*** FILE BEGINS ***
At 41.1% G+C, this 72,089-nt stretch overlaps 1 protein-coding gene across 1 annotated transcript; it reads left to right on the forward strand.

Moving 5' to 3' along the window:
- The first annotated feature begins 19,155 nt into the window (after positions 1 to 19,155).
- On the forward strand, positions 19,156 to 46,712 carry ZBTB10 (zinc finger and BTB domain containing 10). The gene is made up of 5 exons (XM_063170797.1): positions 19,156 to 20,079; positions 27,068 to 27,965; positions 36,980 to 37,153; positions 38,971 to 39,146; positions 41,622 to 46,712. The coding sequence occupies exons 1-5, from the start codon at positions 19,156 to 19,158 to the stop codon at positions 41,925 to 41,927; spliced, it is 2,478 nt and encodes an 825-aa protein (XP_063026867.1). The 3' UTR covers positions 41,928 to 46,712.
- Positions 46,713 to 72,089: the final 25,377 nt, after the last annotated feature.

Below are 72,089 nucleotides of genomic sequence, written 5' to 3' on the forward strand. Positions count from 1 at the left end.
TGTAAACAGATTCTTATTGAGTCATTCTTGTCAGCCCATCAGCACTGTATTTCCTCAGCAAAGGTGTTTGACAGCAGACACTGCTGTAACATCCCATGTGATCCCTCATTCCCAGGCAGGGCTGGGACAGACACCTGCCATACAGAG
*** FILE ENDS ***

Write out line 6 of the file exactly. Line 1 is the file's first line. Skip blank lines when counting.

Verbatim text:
Below are 72,089 nucleotides of genomic sequence, written 5' to 3' on the forward strand. Positions count from 1 at the left end.